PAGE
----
By playing the recording made by Jeffs, Netflix and the makers of Keep Sweet expose the audience to possibly the worst thing he has done, perpetrated against the ultimate figure of innocence, as part of a narrative where he meets a measure of justice (a prison sentence). At the same time, there is punishment in publicity. Nobody outside of those in the room—including most of the rest of the FLDS—was supposed to see or hear what happened there. It’s a justice sequence consistent with Dolf Zillman’s disposition theory.

Empathy—and what greater figure for empathy than a child—is the driving force of disposition theory, which suggests enjoyment of entertainment media is high when liked characters receive positive outcomes and when disliked characters experience negative outcomes. The filmmakers elicit repugnance by exposing Jeffs’ secret—creating then punishing a disliked character—while celebrating the success of the women instrumental in his incarceration. But we never hear from the twelve-year-old-girl. Any experience of empathy here is based on an idea, not on the only person who has directly experienced the trauma—and a representation can’t come close, despite what Dretzin might claim.

There is always a pool of material that doesn’t make it into a documentary’s final cut, and the makers must choose an angle out of dozens of possibilities. Regarding the FLDS, for example, the abandonment of ‘surplus’ boys and details of indoctrination techniques are just some of the other available narratives. In The Subject of Documentary, Michael Renov writes of the ‘pitting of ethics against epistemology’: a documentary maker must balance a potential conflict between ethics and the pursuit of knowledge, bearing a responsibility to both subject and viewer. Scholars of communication Arthur Raney and Sophie Janicke write that as social beings living in groups, morality is central to our lives, and therefore, our narratives: ‘That is, stories are unavoidably social and are therefore, likewise, unavoidably moral.’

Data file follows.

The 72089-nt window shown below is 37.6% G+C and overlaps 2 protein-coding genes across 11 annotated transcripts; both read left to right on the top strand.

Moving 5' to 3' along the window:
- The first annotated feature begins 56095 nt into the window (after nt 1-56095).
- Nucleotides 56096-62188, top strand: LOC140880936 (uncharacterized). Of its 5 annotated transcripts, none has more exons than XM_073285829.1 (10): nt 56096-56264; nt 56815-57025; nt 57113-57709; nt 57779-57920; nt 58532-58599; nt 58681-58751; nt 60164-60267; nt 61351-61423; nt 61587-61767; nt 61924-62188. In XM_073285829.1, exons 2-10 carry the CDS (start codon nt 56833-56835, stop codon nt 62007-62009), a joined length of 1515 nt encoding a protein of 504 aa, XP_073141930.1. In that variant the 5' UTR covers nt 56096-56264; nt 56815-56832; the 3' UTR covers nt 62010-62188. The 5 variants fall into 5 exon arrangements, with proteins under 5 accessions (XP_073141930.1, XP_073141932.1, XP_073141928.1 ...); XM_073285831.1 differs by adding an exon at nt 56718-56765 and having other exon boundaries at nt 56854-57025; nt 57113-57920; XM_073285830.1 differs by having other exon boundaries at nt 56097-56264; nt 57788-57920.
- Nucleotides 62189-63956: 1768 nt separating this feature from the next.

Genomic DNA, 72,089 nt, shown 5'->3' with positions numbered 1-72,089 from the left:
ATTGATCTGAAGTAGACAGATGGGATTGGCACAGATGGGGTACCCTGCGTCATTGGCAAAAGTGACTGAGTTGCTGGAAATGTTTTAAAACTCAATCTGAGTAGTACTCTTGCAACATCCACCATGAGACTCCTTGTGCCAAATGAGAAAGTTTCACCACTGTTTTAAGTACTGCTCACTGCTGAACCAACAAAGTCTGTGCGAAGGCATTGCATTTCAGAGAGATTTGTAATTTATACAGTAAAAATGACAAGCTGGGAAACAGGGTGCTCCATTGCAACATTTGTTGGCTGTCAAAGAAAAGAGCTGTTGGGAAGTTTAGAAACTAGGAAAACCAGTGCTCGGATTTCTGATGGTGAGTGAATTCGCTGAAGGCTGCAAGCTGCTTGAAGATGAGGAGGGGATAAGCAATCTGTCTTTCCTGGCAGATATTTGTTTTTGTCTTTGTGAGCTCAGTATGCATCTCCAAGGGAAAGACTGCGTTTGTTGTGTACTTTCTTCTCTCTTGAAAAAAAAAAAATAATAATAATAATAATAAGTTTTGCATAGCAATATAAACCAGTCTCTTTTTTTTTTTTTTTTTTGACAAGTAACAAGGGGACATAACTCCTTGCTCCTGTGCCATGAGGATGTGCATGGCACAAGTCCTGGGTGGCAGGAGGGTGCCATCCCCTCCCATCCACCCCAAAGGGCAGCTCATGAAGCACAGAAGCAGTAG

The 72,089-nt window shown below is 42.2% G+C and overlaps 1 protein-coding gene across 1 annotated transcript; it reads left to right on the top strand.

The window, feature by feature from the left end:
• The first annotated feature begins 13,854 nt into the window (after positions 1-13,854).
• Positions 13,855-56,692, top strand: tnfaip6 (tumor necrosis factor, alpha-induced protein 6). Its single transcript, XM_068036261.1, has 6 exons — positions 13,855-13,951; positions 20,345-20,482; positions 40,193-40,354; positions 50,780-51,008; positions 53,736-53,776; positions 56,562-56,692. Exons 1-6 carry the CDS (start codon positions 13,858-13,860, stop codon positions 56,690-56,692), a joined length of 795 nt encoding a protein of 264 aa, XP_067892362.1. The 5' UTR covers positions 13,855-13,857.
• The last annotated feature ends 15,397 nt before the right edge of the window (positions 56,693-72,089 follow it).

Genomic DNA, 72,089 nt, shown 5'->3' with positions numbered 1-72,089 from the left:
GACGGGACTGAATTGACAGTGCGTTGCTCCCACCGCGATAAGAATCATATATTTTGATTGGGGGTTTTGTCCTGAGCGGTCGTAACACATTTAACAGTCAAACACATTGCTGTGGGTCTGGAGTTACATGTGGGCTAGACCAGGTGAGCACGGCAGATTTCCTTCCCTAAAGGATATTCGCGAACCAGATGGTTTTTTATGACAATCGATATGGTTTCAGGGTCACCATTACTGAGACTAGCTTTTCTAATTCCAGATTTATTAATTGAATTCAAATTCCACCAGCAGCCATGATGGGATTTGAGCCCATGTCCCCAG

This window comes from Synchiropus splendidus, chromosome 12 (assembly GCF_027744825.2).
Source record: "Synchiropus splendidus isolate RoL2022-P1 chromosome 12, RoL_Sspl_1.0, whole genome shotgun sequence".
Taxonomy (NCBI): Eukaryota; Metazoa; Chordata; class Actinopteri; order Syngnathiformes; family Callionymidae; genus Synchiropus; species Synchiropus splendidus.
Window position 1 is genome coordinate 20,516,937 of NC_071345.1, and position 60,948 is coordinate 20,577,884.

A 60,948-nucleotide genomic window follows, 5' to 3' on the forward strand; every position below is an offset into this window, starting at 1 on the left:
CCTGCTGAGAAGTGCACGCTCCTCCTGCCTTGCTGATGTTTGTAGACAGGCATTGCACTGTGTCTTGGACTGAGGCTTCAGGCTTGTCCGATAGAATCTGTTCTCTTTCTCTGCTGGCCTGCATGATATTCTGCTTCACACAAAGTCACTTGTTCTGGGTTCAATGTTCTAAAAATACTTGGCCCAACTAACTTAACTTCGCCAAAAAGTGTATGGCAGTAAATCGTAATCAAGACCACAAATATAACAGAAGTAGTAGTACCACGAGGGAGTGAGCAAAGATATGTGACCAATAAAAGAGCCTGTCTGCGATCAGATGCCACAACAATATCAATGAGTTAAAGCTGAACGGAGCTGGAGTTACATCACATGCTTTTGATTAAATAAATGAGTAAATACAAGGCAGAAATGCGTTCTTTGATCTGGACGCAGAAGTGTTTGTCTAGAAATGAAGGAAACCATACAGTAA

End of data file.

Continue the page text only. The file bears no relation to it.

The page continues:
Ethics and morals are reflected in how a documentary is shaped, and what is included at the expense of other material. Keep Sweet is undoubtedly about a group whose code of morals differs from that of the greater part of Netflix’s audience, and the audio recording is the narrative climax, a horrific, resounding testimony of Jeffs’ wrongdoings.

There are countless documentaries exploring violence and abuse and tragedies, and many that show alternatives to direct representation of the worst moments of their subjects’ lives and deaths. In Grizzly Man, Werner Herzog documents the last five years of bear enthusiast Timothy Treadwell’s life, drawing from over 100 hours of footage recorded by Treadwell, right up until his death alongside girlfriend Amie Huguenard. Treadwell and Huguenard were mauled to death by a bear, the audio of which was recorded by Treadwell’s camera. Rather than include the recording in the documentary, Herzog is shown listening to it via headphones, which he requests be turned off after thirty seconds. The audio remains in the care of loved ones, locked in a bank vault, never to be shared.